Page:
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And there you have the above and beyond edition. As all manner of lovely books on mending come out, Tom of Holland’s Visible Mending programme becomes a hashhtag, and the beautiful, ingenious work of India Flint in converting one garment/s to another/s and such spread more widely, mending is having a resurgence. It’s a wonderful thing!  And with the encouragement and occasional shock response to my mending of you all, dear readers–I’ve continued to be a prosaic and practical mender in the main.  But I am now more able and more likely to look for a lovely way to mend garments and items that are not quite so thoroughly damaged as these!IMAG2337

Just a little public service announcement. Age no barrier.  Striking school students are calling out to everyone to join them. In Australia, University students are coming. Grey Power for Climate Action are coming. Parents are coming. Our Climate Choir and local Extinction Rebellion will be there, honouring the leadership of the student strikers and standing behind and beside them. I will certainly be there.  So join us!  Wherever you are!

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Waste and avoiding waste at home 1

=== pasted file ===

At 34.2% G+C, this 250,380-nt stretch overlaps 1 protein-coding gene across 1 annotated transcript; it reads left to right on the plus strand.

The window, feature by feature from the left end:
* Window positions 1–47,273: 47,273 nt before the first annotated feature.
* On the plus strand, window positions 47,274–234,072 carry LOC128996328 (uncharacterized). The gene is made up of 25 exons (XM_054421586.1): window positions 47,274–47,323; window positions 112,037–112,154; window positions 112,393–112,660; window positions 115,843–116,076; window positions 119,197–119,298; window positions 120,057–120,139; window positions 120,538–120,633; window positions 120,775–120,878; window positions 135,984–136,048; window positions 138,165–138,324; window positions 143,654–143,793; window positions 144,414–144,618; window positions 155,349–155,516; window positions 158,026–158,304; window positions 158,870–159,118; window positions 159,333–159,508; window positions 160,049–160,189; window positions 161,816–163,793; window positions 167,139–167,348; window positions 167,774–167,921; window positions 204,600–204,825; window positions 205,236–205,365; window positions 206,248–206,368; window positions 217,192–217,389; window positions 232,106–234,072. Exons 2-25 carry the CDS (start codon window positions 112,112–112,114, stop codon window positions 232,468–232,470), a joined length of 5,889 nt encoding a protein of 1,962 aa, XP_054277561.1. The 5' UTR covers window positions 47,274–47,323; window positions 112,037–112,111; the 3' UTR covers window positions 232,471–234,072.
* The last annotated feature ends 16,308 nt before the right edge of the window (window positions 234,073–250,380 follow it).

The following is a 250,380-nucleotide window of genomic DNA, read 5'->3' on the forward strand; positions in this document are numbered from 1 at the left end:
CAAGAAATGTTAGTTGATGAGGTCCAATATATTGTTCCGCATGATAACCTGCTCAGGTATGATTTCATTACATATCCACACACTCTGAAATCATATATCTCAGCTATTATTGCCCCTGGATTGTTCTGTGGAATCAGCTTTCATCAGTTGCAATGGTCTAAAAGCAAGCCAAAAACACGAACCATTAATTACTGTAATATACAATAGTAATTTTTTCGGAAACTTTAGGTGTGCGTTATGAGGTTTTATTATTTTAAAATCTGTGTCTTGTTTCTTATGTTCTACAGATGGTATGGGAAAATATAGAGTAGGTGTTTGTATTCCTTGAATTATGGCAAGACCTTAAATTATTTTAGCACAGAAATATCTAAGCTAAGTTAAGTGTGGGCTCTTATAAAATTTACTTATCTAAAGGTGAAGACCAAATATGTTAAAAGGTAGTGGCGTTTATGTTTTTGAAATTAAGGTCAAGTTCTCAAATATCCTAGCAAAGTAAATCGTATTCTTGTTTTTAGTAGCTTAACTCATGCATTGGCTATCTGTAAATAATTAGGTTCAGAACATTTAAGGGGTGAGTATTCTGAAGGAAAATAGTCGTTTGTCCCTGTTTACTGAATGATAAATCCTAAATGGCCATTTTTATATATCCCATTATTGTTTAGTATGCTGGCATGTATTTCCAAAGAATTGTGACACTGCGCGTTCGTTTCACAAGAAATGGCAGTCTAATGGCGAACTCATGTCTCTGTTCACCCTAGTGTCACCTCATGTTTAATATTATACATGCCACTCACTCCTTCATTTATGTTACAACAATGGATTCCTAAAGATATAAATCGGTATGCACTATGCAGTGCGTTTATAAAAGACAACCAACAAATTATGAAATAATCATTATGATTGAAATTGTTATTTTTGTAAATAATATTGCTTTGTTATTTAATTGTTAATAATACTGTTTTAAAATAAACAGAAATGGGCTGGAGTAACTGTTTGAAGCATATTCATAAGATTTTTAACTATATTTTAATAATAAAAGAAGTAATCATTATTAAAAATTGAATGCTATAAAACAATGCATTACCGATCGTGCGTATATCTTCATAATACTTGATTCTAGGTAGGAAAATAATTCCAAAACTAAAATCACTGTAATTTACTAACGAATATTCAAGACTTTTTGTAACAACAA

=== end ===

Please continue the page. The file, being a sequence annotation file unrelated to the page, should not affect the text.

I tend to think that people who read this blog are already doing whatever they can think of on this issue.  But I find that there are stages, not always in sequence, in the matter of waste.  I learn new things about what I am using and doing. I find out about strategies that had not occurred to me (like those learned in Japan).  I go back to things I used to do. I establish a different level of comfort or dislodge a piece of entitlement. And sometimes a new conversation opens up at home, at work, or more widely–in the case of Australia, The War on Waste has opened new conversations.

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So my best jeans went through in the knee and I decided to patch a bit more thoughtfully, as they are my best jeans, and I have so many fit for the garden already! Here is the patch on the inside.  I had kept my grandma’s pinking shears for well over a decade even though I couldn’t free them up.  I had one more attempt and shazam!  I have mended jeans and functional pinking shears (the new sewing machine oil did it)! So the patch has pinked edges.